Distance from Yvareli to sihgnahgi | 60km
Travel time | Approx. 3.0 hours
Telavi is home of several of the region’s world-famous wineries, art museums, castles, and a theatre highlighting folk singing and dancing. Telavi is located on the crossroad of the region and is an ideal place to stop for a lunch or an excellent jumping-off point for two or three-day-excursions.
Built in the early 19th century by the Chavchavadze family, the Tsinandali estate is encircled by well-maintained gardens and rare trees not found elsewhere in Georgia. The house itself has been converted into a museum honouring the poet Alexander Chavchavadze, leader of Georgian romanticism. Behind the museum, there is the famous Tsinandali wine cellar . You can taste wine on the ground floor of the Chavchavadze Palace.
Yvareli is a quaint town situated in the middle of the Alazani River Plain and is famous as the home of renowned Georgian writer Ilia Chavchavadze. Yvareli is famous for the delicious, semi-sweet Kindzmarauli-wine. Just a short drive away is a magnificent Ilia lake which is well worth a visit.
The name of the town comes from Turkish word “Signak” meaning a shelter and has had a rich history as a centre for tradesmen and artisans. The winding cobblestone streets, Italian architecture, and 18th century defensive walls create a charming atmosphere. Down the hill from the main town there are several historic churches. Stay the night and enjoy the hospitality of the innkeepers and restaurateurs.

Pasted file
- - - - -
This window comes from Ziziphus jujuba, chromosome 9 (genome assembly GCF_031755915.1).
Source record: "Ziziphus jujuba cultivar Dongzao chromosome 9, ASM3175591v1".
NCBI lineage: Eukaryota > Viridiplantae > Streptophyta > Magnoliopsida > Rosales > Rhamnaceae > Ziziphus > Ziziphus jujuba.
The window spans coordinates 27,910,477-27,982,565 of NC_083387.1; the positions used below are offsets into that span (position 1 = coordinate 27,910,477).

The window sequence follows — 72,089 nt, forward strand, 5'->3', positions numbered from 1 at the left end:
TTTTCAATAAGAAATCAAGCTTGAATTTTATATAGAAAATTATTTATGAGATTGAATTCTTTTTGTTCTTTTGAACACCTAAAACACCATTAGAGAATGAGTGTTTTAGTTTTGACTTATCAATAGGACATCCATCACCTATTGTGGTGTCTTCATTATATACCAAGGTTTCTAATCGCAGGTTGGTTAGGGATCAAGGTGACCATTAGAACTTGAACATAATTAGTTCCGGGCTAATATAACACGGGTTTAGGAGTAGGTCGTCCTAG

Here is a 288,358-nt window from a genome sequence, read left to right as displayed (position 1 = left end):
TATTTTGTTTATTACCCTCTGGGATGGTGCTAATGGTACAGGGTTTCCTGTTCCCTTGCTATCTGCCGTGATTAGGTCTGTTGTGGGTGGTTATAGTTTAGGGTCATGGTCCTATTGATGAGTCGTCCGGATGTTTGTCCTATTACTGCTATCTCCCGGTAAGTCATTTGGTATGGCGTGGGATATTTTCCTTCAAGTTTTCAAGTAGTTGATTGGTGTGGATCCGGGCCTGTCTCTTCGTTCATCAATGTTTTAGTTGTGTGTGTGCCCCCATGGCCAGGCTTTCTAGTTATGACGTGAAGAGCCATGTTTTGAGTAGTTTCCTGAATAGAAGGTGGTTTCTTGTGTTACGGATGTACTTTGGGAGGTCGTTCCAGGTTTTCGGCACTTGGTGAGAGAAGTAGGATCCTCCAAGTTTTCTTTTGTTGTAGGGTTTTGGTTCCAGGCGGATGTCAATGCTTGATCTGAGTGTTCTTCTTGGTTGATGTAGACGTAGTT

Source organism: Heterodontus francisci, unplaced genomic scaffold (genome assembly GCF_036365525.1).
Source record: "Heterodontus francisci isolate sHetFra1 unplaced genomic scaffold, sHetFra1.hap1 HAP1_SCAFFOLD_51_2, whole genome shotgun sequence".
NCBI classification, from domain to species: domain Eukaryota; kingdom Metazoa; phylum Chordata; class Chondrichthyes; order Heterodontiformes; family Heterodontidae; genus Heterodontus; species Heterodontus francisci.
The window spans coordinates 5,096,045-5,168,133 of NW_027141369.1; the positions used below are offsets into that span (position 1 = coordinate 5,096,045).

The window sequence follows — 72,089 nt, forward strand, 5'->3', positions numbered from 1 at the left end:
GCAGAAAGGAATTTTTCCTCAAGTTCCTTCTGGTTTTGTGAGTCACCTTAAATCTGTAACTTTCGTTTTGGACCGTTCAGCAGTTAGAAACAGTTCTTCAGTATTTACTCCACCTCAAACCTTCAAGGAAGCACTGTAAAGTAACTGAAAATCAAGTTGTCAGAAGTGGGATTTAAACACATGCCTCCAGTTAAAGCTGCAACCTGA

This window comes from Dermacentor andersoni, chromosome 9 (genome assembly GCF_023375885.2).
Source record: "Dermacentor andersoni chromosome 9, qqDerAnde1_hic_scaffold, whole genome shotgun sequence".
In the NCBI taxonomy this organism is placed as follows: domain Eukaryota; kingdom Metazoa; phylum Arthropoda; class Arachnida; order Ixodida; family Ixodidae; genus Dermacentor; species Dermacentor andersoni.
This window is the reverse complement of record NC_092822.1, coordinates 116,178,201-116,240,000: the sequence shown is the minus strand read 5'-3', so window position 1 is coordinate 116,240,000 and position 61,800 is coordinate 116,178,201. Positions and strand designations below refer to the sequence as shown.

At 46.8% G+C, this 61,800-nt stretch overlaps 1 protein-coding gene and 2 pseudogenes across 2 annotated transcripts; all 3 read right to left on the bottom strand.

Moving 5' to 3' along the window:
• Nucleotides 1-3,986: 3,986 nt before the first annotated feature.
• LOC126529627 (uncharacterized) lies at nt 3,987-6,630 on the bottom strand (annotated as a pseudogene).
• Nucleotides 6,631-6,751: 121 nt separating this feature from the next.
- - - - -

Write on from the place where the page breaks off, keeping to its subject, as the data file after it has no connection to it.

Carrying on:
Sighnaghi museum displays many archaeological, ethnographical, and medieval exhibits and artefacts including musical instruments, weapons, clothes, and many other historical items of everyday life. The most remarkable exhibition presents the paintings of Niko Pirosmanashvili, the greatest Georgian self-taught artist of the 19th century.
Distance from Tbilisi to Borjomi | 162km
Distance from Borjomi to Akhaltsikhe | 48km
Travel time | Approx. 3.5 hours
The Borjomi-Kharagauli National Park is one of the largest in Europe and covers more than 76,000 hectares of native forest and sub-alpine and alpine meadows. It is the first National Park in the Caucasus to meet international standards and officially opened in 2001. The flora and fauna found here is very diverse. Rare and endemic species listed in Georgia’s Red Data Book (a list of endangered and protected species) can be found including a wonderful array of mammals. Among large carnivores it is possible to find gray wolves, lynx, and brown bears while roe deer and wild boar can frequently be seen. Among its native birds, the bird enthusiasts will easily spot rare species such as the golden eagle, griffon vulture, black vulture and the Caucasian black grouse.
18th century Akhaltsikhe Fortress is often called the symbol of tolerance, occupies around 7 hectares and was returned to its original appearance. A church, mosque, minaret, synagogue, as well as Jaqelebi Palace, a historic museum, old baths and a citadel, have been restored on the territory of Rabat Castle.